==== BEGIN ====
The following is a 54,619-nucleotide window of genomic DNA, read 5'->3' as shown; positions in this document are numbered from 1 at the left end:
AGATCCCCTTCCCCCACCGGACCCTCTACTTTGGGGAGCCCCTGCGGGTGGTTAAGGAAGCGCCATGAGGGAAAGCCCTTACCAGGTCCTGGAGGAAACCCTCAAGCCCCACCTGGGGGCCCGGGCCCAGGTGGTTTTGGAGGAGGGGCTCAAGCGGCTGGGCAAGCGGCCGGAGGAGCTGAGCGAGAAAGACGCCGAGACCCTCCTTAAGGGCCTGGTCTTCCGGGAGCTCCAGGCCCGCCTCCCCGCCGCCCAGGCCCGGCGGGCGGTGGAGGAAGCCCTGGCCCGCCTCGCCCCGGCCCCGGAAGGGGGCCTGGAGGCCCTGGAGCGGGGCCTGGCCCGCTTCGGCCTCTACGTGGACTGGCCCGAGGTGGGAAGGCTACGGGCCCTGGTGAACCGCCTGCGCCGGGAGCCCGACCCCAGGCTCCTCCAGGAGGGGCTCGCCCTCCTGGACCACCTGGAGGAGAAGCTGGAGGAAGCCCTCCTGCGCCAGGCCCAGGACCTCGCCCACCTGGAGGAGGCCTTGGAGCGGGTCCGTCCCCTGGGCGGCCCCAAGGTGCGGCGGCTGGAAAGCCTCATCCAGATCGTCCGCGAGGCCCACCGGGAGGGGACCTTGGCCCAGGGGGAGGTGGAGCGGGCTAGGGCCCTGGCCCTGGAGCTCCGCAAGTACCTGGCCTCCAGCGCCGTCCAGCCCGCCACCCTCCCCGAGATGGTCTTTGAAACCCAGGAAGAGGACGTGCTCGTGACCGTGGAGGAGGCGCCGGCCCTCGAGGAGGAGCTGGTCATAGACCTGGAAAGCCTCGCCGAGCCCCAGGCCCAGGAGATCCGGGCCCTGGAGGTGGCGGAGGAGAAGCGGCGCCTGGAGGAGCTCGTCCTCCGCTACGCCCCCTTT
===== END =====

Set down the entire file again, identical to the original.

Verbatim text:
The following is a 54,619-nucleotide window of genomic DNA, read 5'->3' as shown; positions in this document are numbered from 1 at the left end:
AGATCCCCTTCCCCCACCGGACCCTCTACTTTGGGGAGCCCCTGCGGGTGGTTAAGGAAGCGCCATGAGGGAAAGCCCTTACCAGGTCCTGGAGGAAACCCTCAAGCCCCACCTGGGGGCCCGGGCCCAGGTGGTTTTGGAGGAGGGGCTCAAGCGGCTGGGCAAGCGGCCGGAGGAGCTGAGCGAGAAAGACGCCGAGACCCTCCTTAAGGGCCTGGTCTTCCGGGAGCTCCAGGCCCGCCTCCCCGCCGCCCAGGCCCGGCGGGCGGTGGAGGAAGCCCTGGCCCGCCTCGCCCCGGCCCCGGAAGGGGGCCTGGAGGCCCTGGAGCGGGGCCTGGCCCGCTTCGGCCTCTACGTGGACTGGCCCGAGGTGGGAAGGCTACGGGCCCTGGTGAACCGCCTGCGCCGGGAGCCCGACCCCAGGCTCCTCCAGGAGGGGCTCGCCCTCCTGGACCACCTGGAGGAGAAGCTGGAGGAAGCCCTCCTGCGCCAGGCCCAGGACCTCGCCCACCTGGAGGAGGCCTTGGAGCGGGTCCGTCCCCTGGGCGGCCCCAAGGTGCGGCGGCTGGAAAGCCTCATCCAGATCGTCCGCGAGGCCCACCGGGAGGGGACCTTGGCCCAGGGGGAGGTGGAGCGGGCTAGGGCCCTGGCCCTGGAGCTCCGCAAGTACCTGGCCTCCAGCGCCGTCCAGCCCGCCACCCTCCCCGAGATGGTCTTTGAAACCCAGGAAGAGGACGTGCTCGTGACCGTGGAGGAGGCGCCGGCCCTCGAGGAGGAGCTGGTCATAGACCTGGAAAGCCTCGCCGAGCCCCAGGCCCAGGAGATCCGGGCCCTGGAGGTGGCGGAGGAGAAGCGGCGCCTGGAGGAGCTCGTCCTCCGCTACGCCCCCTTT